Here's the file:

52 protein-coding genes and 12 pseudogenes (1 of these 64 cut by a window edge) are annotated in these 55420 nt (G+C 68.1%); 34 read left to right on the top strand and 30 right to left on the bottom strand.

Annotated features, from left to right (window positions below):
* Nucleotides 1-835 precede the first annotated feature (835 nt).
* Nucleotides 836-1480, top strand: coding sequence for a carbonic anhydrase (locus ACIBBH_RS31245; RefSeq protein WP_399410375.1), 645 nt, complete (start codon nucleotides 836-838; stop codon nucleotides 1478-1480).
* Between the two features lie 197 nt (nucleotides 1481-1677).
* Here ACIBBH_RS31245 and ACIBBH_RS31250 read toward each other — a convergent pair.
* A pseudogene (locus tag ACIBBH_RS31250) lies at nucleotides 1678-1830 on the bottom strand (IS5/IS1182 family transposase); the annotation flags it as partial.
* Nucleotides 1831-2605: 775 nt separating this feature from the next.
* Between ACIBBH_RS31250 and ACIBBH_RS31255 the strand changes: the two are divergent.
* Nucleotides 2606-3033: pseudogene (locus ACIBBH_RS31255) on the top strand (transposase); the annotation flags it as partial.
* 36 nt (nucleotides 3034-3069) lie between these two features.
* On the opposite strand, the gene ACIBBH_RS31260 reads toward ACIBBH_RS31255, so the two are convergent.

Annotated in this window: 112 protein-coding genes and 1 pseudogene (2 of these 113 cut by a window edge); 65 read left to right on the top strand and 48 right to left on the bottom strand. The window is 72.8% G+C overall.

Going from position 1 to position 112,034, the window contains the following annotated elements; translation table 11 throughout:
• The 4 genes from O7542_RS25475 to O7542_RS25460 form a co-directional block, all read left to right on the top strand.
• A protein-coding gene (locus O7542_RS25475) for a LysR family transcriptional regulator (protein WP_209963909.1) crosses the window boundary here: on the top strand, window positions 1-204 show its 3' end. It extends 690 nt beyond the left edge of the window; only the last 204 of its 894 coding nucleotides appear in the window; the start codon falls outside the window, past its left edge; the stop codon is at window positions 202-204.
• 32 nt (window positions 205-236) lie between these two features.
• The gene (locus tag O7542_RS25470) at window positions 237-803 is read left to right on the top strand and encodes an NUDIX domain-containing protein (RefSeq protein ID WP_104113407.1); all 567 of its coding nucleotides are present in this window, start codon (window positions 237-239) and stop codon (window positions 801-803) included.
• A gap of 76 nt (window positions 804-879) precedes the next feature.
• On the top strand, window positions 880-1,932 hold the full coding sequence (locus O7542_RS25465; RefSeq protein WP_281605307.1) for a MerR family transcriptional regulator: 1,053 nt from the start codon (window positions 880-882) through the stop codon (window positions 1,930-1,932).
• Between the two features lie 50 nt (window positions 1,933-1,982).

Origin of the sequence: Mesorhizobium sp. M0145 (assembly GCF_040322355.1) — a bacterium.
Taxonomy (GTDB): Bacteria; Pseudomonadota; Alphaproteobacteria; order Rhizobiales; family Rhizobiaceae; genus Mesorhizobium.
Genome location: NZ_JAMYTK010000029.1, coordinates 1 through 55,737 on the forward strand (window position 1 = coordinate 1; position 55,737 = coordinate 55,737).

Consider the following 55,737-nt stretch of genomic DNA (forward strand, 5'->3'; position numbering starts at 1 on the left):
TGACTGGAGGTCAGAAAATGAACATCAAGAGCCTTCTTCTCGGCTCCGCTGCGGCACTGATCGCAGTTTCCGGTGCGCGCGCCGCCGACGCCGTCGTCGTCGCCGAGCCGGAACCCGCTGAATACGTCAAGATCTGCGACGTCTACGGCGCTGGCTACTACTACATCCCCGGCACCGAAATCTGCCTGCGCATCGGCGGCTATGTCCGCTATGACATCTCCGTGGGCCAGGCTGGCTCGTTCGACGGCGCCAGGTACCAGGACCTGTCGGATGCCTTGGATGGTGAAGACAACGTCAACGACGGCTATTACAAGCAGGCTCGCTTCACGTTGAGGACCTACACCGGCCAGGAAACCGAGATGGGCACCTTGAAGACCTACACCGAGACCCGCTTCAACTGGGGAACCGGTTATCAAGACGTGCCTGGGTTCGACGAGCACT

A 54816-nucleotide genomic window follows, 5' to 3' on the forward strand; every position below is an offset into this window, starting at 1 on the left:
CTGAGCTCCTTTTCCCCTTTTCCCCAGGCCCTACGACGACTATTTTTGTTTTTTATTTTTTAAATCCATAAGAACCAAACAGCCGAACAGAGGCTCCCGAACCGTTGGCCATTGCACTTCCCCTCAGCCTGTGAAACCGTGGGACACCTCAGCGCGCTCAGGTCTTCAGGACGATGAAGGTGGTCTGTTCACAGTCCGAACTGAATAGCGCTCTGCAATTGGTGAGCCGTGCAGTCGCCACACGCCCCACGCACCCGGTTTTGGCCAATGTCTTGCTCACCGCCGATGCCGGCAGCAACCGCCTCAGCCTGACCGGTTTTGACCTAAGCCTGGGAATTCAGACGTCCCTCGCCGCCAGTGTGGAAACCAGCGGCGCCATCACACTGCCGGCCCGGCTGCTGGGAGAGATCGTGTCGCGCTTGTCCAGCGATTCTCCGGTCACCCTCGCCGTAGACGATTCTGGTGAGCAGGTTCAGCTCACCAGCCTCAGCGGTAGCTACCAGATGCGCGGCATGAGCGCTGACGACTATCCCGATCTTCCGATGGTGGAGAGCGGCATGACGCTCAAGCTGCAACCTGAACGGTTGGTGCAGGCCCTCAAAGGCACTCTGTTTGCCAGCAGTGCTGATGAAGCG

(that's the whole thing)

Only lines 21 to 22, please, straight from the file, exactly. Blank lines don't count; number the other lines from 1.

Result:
• Between the two features lie 50 nt (window positions 1,933-1,982).

Origin of the sequence: Mesorhizobium sp. M0145 (assembly GCF_040322355.1) — a bacterium.